I think it comes down to, first of all, what I call "filmmaking actors." In other words, the concern is not only for the work that they have to do, it's for the collaboration between everybody. Both of them, in their own way, were there to make the film so that everyone's work could be enhanced. I mean, just the intellectual firepower, the analysis they both brought to it. 

Tilda has a fierce intelligence, and is there, first of all, as an artist, as much as she is as an actor. Idris blew me away. The first conversation we had, the first sentence was, "Look, I'd really like to do this film." And the second sentence was, "Can we shoot all the stories he tells Alithea before we shoot the scenes in the hotel room?" Until he said that, despite having worked on the film for so long, it just didn't occur to me to do that. So he's thinking as the filmmaker as well as the actor. It proved to be by far the best strategy to shoot the film. So we shot all these scenes with the other characters — Sheba, the Ottoman scenes, all the way through before Tilda arrived — and then we finally shot the conversation in the hotel room. Small things like that, which are so self-evident, they contributed so much more. 

Most of all, apart from their skills and so on, they both contributed their charisma. That quality in which, on the one hand, they are very accessible as characters, on the other hand, they retain a great reserve of mystery so that you're always intrigued as to where they're going.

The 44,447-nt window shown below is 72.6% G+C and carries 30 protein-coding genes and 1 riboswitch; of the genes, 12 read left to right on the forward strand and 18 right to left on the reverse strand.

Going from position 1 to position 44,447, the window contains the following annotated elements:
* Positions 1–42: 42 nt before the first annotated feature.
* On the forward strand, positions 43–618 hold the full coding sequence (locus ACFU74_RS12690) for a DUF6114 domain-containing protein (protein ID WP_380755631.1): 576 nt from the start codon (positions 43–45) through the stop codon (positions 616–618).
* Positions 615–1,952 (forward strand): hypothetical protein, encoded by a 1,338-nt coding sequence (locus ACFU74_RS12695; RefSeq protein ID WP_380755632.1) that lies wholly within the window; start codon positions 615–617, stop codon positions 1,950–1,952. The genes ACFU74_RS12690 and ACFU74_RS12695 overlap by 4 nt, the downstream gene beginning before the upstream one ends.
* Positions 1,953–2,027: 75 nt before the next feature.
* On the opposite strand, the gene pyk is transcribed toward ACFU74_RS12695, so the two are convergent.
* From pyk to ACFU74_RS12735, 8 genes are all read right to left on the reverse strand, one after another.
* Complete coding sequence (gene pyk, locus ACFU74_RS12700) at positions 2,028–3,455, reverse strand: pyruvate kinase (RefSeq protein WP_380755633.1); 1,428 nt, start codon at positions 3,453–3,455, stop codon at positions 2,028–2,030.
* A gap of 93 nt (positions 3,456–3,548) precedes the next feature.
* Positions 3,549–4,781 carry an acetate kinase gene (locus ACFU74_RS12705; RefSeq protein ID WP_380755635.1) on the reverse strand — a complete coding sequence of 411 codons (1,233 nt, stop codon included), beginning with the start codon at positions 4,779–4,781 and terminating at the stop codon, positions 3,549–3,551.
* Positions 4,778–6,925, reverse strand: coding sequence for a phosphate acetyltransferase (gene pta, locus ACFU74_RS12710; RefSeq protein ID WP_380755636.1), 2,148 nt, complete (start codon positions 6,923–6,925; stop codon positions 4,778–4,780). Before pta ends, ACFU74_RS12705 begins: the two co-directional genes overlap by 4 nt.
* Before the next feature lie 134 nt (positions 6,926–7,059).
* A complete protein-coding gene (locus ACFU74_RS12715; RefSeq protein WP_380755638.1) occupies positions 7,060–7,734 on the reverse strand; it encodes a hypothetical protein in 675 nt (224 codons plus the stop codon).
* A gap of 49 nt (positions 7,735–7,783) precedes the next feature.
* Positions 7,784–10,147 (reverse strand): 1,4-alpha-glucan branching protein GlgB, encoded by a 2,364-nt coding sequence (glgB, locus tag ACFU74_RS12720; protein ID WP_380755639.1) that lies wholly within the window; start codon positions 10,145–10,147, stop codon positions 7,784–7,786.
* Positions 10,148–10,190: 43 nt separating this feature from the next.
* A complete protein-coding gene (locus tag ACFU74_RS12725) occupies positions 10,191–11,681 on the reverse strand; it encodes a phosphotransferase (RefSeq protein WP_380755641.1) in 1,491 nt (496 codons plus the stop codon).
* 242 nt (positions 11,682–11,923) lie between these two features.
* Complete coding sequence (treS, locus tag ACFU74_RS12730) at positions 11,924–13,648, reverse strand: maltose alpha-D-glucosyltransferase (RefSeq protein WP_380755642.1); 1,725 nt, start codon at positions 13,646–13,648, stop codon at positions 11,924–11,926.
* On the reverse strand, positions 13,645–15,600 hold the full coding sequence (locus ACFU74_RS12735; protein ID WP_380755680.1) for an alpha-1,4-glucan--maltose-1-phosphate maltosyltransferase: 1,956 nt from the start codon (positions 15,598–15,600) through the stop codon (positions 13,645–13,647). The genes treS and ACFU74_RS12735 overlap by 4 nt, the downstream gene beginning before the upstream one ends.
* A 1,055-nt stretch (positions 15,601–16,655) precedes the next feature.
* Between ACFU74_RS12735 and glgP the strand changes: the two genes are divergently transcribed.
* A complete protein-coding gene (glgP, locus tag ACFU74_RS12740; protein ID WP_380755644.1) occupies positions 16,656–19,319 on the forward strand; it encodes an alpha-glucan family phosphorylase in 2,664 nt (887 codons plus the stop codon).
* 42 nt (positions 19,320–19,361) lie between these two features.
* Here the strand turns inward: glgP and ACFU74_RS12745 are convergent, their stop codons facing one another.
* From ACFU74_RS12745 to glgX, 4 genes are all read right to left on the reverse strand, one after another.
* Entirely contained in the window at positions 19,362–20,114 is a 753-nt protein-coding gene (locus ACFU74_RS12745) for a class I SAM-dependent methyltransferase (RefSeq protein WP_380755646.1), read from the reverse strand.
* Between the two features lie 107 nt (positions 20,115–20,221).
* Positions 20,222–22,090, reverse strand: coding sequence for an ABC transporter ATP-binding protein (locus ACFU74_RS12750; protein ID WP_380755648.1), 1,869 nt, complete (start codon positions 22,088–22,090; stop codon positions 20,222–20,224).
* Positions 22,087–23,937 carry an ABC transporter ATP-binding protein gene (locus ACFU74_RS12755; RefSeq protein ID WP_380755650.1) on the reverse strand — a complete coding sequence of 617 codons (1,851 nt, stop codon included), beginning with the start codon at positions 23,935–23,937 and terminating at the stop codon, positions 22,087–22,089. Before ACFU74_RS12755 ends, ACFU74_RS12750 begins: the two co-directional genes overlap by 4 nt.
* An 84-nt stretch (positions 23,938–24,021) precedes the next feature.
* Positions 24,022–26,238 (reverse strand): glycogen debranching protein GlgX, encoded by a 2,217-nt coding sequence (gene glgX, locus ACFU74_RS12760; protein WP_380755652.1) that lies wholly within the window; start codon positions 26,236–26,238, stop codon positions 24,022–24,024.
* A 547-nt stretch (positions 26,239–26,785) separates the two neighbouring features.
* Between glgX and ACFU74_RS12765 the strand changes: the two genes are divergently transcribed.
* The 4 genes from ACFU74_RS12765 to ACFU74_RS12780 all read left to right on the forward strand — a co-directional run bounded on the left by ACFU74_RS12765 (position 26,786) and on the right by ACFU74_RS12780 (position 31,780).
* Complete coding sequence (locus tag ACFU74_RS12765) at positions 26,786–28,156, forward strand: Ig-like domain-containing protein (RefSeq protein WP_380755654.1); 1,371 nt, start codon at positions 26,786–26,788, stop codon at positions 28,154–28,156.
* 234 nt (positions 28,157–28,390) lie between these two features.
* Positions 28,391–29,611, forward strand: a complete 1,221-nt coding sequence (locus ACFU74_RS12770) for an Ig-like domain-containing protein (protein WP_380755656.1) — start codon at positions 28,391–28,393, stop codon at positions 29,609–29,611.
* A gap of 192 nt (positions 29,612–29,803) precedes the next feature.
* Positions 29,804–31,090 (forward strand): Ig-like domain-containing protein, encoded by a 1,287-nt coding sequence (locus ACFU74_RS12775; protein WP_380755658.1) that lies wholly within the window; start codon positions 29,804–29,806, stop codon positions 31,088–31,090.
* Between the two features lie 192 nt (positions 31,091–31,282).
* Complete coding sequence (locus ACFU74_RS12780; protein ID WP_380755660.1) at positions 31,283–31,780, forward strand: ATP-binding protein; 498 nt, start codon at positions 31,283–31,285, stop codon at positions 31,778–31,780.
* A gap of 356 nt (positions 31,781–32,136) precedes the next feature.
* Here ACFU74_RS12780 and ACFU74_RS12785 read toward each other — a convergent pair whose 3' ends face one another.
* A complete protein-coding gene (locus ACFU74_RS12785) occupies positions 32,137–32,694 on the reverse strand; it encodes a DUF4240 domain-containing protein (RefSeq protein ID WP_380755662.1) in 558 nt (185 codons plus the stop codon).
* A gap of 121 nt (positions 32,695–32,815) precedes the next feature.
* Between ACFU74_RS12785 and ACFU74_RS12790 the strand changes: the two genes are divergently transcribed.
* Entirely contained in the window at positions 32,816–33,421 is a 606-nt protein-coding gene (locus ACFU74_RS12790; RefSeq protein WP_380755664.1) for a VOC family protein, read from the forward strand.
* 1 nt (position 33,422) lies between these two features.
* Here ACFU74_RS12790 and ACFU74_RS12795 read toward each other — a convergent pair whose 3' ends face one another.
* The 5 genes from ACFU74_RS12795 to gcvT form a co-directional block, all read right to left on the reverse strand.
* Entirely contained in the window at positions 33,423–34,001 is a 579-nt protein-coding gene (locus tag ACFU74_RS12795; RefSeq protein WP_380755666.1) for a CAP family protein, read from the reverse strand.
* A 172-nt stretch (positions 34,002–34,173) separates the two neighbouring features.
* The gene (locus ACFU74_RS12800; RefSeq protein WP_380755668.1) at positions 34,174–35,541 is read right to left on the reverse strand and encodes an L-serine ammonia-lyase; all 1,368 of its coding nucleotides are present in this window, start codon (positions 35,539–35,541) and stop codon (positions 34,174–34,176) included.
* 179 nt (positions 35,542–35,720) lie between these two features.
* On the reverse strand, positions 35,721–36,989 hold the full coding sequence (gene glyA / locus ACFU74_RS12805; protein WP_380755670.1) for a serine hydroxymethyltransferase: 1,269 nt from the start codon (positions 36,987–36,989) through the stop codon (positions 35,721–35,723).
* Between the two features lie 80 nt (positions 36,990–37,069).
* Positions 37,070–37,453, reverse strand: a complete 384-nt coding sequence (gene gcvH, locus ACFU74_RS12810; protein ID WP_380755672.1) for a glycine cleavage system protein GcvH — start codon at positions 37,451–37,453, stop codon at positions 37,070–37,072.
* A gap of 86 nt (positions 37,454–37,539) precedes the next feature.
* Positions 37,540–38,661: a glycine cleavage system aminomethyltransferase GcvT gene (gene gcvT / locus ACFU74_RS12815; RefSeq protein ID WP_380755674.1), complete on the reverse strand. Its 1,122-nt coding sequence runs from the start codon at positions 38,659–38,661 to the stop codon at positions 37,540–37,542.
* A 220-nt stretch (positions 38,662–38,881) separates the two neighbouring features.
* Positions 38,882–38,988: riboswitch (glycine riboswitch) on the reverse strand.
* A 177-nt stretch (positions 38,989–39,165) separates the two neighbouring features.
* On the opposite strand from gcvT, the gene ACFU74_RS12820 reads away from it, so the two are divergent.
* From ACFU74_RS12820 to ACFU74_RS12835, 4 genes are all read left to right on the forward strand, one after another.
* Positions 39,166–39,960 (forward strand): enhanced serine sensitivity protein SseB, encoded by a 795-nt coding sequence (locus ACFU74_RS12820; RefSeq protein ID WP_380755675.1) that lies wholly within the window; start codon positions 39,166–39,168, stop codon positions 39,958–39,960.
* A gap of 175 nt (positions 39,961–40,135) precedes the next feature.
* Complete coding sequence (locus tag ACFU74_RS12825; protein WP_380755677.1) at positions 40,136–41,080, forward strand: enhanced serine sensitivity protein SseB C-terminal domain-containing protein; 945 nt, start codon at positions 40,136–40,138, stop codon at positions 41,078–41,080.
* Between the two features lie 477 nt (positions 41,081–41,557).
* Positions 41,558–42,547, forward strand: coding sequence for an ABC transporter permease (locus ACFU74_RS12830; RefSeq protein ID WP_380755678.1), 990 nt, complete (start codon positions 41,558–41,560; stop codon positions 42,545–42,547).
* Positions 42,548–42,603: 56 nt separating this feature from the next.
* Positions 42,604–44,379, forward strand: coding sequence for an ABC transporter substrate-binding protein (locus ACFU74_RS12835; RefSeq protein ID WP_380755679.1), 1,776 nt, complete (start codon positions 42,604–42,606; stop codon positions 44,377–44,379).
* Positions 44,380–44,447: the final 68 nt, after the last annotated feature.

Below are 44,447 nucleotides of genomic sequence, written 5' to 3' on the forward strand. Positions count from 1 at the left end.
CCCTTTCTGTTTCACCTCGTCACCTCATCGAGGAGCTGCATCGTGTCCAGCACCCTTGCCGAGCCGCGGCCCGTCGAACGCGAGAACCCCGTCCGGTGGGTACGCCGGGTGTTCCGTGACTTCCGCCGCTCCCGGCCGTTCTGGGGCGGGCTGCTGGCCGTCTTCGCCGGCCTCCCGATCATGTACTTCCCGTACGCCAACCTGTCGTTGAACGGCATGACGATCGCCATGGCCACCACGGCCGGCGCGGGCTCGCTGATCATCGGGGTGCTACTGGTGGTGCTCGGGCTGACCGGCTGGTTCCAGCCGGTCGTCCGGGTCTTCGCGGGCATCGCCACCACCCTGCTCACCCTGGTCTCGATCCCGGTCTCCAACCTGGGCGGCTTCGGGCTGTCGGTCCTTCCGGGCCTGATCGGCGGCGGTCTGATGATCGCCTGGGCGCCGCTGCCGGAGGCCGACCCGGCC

'The further back you go in time, the stories are more fantastical'

I loved the Sheba story, and I particularly loved all of the creatures that were in the throne room during those scenes. Where did those designs come from? What kind of conversations did you have to figure out what they would look like?

First of all, the further back you go — and this applies to all storytelling, mythology, and all cultures — the further back you go in time, the stories are more fantastical. The more present stories, and the more recent the stories are, the more they're rooted in reality. We wanted to make it clear that, in the time of Sheba, you can have magical instruments, there were all sorts of creatures. When we got to the Ottomans, a lot of that's based on accurate history, the designs and so on. We were able to basically take it directly out of existing verbatim history. We had a license at the time of Sheba, where there's another really recorded history. 

These kinds of things exist in the imagination, as mythological stories always do. So the design was mainly driven by a wonderful English artist, who I had a similar conversation with. He did some wonderful designs for "Fury Road." And I said, what sort of creatures would there be? Maybe there's creatures that are half-fish, half-man, there's all sorts of sizes there, and so on. He's a very gifted artist, and he was able to send us these beautiful concept drawings and artwork. The quintessential one for me was what we call the "Ziraffe," a giraffe with the markings of a zebra. So much of that came out of his imagination.

"Three Thousand Years of Longing" is playing in theaters now.